[3] U.S. Mission Geneva, Statement by the United States of America (Sept. 19, 2017).

[4] Cuba rejects manipulation of human rights issue in Geneva, Granma (Sept. 21, 2017).

Morocco’s Multilateral and Bilateral Counterterrorism Efforts

In response to post-9/11 regional security risks Morocco has developed a “tripartite counterterrorism approach” that combines (1) hard security measures; (2) equitable and inclusive human development coupled with political reforms; and (3) religious moderation. This post will focus on Morocco’s important multilateral and bilateral efforts at counterterrorism; subsequent posts will concentrate on its efforts to promote religious moderation as an important part of these efforts.

Morocco is one of the 30 founding members of the Global Counterterrorism Forum, which in close partnership with the United Nations “serves as a mechanism for furthering the implementation of the universally-agreed UN Global Counter-Terrorism Strategy and, more broadly, complements and reinforces existing multilateral counterterrorism efforts, starting with those of the U.N. The GCTF also works extensively with non-GCTF members including states; international, regional and sub-regional bodies; and other stakeholders and experts.”

At the Forum’s 5th ministerial meeting Morocco played a leading role, and then U.S. Secretary of State John Kerry complimented Morocco on its leadership in developing “the first global set of good practices on stopping the flow of foreign terrorist fighters.”

Morocco co-chairs the Forum’s Foreign Terrorist Fighters (FTF) Working Group, which addresses the ongoing and salient challenges presented by the FTF phenomenon pursuant to The Hague-Marrakech Memorandum on Good Practices for a More Effective Response to the FTF Phenomenon.

Morocco also has been active in the U.N. Security Council’s Counter-Terrorism Committee, which was established by the Council after the 9/11 terrorist attacks in the U.S. and charged with monitoring states’ implementation of a number of measures intended to enhance their legal and institutional ability to counter terrorist activities at home, in their regions and around the world.

For example in September 2014 the Committee’s open briefing focused on countering incitement to commit terrorist acts motivated by extremism and intolerance with a major presentation by three Moroccan officials. The Committee’s Chair, H.E. Ambassador Raimonda Murmokaitë, Permanent Representative of Lithuania to the U.N. said the theme of this briefing grew out of the Committee’s 2013 visit to Morocco and its identification of its “national strategy to promote dialogue among civilizations as a good practice to be shared among other States.” (The Moroccan comments about management of religious affairs as part of its counter-terrorism strategy will be discussed in a subsequent post.)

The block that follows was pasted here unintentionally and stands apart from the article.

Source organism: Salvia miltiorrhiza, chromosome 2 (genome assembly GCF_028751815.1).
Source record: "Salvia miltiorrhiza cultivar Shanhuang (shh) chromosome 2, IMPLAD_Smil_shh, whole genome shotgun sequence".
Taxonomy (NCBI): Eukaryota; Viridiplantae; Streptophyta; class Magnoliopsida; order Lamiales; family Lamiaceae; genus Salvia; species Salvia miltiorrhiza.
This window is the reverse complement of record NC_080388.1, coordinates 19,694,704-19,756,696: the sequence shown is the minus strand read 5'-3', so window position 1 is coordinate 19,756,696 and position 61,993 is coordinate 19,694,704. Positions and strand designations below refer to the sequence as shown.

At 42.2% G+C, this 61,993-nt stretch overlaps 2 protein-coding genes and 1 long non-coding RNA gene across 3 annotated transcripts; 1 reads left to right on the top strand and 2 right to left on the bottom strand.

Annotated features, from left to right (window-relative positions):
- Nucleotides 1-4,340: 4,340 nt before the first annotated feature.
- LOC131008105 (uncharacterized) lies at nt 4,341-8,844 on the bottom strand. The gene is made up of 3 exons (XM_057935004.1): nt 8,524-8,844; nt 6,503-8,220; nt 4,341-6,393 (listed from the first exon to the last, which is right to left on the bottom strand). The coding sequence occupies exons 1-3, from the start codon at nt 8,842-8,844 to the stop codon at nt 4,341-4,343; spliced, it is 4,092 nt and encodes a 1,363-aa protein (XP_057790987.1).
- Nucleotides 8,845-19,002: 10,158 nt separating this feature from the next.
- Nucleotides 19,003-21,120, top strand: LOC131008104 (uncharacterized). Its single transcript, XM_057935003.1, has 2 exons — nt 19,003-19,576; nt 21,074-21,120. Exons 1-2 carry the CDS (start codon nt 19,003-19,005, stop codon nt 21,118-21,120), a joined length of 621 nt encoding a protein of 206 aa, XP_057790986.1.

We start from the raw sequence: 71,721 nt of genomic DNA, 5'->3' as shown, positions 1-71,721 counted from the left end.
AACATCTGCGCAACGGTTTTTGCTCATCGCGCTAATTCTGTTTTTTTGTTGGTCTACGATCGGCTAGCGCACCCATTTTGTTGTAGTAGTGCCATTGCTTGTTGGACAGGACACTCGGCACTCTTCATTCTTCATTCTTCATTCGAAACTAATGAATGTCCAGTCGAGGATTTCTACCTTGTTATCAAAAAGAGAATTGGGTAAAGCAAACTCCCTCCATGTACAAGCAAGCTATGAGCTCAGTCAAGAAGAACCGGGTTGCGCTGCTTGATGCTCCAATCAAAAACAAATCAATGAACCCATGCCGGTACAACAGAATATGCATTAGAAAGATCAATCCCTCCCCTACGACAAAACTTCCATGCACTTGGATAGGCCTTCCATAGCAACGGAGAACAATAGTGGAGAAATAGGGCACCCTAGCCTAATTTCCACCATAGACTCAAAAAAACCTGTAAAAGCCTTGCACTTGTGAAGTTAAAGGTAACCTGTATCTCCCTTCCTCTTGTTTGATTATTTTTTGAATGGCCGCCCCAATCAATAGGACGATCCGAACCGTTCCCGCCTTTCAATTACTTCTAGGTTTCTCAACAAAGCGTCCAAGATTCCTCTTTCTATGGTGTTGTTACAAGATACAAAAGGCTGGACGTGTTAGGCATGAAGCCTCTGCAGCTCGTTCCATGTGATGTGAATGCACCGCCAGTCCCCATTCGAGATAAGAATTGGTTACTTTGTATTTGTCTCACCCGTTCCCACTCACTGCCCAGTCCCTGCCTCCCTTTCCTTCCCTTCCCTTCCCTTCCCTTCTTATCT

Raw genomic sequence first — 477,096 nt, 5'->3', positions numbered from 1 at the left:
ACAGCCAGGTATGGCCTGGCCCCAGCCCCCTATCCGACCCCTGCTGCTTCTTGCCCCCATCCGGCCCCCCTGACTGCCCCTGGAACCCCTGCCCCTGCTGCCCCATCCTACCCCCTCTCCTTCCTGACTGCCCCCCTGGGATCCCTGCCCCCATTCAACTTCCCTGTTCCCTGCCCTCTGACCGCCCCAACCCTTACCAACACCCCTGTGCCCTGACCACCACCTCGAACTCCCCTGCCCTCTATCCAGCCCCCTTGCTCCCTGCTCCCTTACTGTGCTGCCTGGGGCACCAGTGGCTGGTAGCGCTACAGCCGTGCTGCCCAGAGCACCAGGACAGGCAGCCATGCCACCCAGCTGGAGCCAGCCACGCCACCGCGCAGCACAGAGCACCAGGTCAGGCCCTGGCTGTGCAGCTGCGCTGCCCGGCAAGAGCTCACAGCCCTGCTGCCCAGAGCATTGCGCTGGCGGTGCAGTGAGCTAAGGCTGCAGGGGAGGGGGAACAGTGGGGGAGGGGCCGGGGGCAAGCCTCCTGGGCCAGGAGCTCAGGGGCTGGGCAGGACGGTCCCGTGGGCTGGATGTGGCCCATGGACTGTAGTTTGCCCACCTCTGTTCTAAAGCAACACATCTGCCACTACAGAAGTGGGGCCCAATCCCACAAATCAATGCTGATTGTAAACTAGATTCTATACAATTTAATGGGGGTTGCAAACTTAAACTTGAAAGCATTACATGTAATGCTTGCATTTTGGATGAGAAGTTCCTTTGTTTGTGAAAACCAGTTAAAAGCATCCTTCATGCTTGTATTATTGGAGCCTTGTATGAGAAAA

Another multilateral counter-terrorism effort claiming Morocco’s attention is the U.S. Trans-Sahara Counterterrorism Partnership , which is a multi-year U.S. Government program aimed at defeating terrorist organizations in the Pan-Sahel and Maghreb northwestern regions of Africa by strengthening regional counterterrorism capabilities, enhancing and institutionalizing cooperation among the region’s security forces, promoting democratic governance, discrediting terrorist ideology, and reinforcing bilateral military ties with the U.S.

Yet another is Morocco’s joining 67 other states in the U.S. Global Coalition To Counter ISIS, which was formed in September 2014 “to degrading and ultimately defeating Daesh [ISIS]” by “tackling Daesh on all fronts, to dismantling its networks and countering its global ambitions, . . .tackling Daesh’s financing and economic infrastructure; preventing the flow of foreign terrorist fighters across borders; supporting stabilization and the restoration of essential public services to areas liberated from Daesh; and exposing Daesh’s delusional narrative including its claims to statehood, military success and the group’s false religious narrative.”

Bilaterally Morocco in 2014 announced it will provide military, operational, and intelligence support to the United Arab Emirates to assist in its fight against terrorism as part of a bilateral military cooperation agreement between the two countries focusing on operational military and intelligence aspects.